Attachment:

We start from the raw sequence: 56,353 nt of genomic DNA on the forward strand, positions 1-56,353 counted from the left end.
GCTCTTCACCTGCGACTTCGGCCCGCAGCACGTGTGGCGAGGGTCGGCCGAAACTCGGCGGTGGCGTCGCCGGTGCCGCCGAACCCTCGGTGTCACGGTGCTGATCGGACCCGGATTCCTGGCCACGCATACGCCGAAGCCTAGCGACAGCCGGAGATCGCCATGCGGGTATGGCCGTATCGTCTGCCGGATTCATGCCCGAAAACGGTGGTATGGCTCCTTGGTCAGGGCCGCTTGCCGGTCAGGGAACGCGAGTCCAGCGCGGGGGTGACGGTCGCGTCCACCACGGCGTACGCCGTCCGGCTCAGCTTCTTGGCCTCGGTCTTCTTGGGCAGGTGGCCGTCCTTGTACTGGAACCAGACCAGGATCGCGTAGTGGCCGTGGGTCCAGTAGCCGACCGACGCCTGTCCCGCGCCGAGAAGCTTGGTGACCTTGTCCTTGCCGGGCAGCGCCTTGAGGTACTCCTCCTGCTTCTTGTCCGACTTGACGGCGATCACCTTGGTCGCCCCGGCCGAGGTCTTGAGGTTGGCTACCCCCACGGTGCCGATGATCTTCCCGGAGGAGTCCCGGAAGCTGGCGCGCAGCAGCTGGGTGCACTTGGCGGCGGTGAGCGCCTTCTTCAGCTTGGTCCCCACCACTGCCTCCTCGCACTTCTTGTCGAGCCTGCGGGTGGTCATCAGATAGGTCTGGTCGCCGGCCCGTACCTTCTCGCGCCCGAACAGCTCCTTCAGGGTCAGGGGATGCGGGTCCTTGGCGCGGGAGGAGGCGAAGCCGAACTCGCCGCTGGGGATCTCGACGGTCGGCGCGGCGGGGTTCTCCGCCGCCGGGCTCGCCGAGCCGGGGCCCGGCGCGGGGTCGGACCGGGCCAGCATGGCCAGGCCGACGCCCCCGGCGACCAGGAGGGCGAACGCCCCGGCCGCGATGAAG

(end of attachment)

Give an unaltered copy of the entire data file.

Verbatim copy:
We start from the raw sequence: 56,353 nt of genomic DNA on the forward strand, positions 1-56,353 counted from the left end.
GCTCTTCACCTGCGACTTCGGCCCGCAGCACGTGTGGCGAGGGTCGGCCGAAACTCGGCGGTGGCGTCGCCGGTGCCGCCGAACCCTCGGTGTCACGGTGCTGATCGGACCCGGATTCCTGGCCACGCATACGCCGAAGCCTAGCGACAGCCGGAGATCGCCATGCGGGTATGGCCGTATCGTCTGCCGGATTCATGCCCGAAAACGGTGGTATGGCTCCTTGGTCAGGGCCGCTTGCCGGTCAGGGAACGCGAGTCCAGCGCGGGGGTGACGGTCGCGTCCACCACGGCGTACGCCGTCCGGCTCAGCTTCTTGGCCTCGGTCTTCTTGGGCAGGTGGCCGTCCTTGTACTGGAACCAGACCAGGATCGCGTAGTGGCCGTGGGTCCAGTAGCCGACCGACGCCTGTCCCGCGCCGAGAAGCTTGGTGACCTTGTCCTTGCCGGGCAGCGCCTTGAGGTACTCCTCCTGCTTCTTGTCCGACTTGACGGCGATCACCTTGGTCGCCCCGGCCGAGGTCTTGAGGTTGGCTACCCCCACGGTGCCGATGATCTTCCCGGAGGAGTCCCGGAAGCTGGCGCGCAGCAGCTGGGTGCACTTGGCGGCGGTGAGCGCCTTCTTCAGCTTGGTCCCCACCACTGCCTCCTCGCACTTCTTGTCGAGCCTGCGGGTGGTCATCAGATAGGTCTGGTCGCCGGCCCGTACCTTCTCGCGCCCGAACAGCTCCTTCAGGGTCAGGGGATGCGGGTCCTTGGCGCGGGAGGAGGCGAAGCCGAACTCGCCGCTGGGGATCTCGACGGTCGGCGCGGCGGGGTTCTCCGCCGCCGGGCTCGCCGAGCCGGGGCCCGGCGCGGGGTCGGACCGGGCCAGCATGGCCAGGCCGACGCCCCCGGCGACCAGGAGGGCGAACGCCCCGGCCGCGATGAAG